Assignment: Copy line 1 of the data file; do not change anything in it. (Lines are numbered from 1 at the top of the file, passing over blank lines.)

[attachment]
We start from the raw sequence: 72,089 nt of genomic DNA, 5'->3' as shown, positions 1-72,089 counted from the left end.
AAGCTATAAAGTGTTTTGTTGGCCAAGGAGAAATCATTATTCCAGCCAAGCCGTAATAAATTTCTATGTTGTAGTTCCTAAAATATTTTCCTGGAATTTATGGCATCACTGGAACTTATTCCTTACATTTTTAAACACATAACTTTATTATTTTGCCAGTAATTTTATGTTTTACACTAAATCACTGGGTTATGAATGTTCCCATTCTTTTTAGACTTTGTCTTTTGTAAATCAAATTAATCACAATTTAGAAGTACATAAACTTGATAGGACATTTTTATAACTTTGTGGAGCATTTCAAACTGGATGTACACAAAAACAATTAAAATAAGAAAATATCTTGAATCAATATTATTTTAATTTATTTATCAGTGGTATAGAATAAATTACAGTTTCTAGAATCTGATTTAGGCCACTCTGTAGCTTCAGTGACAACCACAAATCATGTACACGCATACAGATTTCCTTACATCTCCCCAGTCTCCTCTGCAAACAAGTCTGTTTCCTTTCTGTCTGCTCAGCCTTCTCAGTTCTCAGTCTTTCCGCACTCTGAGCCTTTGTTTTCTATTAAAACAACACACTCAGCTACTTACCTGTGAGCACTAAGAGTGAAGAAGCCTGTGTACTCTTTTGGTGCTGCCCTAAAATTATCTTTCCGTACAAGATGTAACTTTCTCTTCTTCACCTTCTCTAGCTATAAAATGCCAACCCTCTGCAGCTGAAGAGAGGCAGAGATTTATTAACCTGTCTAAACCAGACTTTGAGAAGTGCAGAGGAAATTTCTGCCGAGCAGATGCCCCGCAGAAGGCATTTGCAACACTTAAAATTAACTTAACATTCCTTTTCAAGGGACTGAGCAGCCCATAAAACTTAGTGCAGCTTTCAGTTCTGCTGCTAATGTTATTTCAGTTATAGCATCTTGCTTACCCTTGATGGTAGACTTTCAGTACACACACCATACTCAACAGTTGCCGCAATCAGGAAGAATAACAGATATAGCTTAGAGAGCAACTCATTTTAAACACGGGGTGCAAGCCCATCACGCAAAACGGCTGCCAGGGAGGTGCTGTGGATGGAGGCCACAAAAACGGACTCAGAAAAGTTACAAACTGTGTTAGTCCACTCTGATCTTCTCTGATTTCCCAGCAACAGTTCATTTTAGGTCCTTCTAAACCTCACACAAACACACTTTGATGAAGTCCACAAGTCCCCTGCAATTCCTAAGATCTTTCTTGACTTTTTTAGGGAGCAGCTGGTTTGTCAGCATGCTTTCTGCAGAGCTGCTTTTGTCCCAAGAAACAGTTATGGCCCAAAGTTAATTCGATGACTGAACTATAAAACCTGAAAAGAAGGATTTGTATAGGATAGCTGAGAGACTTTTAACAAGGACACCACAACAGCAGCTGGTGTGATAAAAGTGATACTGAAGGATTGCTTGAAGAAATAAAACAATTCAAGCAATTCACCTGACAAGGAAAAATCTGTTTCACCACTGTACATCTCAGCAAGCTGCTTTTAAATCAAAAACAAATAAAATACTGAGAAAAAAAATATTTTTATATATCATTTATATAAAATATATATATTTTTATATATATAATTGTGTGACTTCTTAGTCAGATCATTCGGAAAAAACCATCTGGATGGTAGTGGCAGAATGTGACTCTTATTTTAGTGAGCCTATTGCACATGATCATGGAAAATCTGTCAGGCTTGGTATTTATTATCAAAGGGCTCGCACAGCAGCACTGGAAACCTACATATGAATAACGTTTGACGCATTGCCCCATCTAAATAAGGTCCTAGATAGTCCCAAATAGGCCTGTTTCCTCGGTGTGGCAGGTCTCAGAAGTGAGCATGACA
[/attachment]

We start from the raw sequence: 72,089 nt of genomic DNA, 5'->3' as shown, positions 1-72,089 counted from the left end.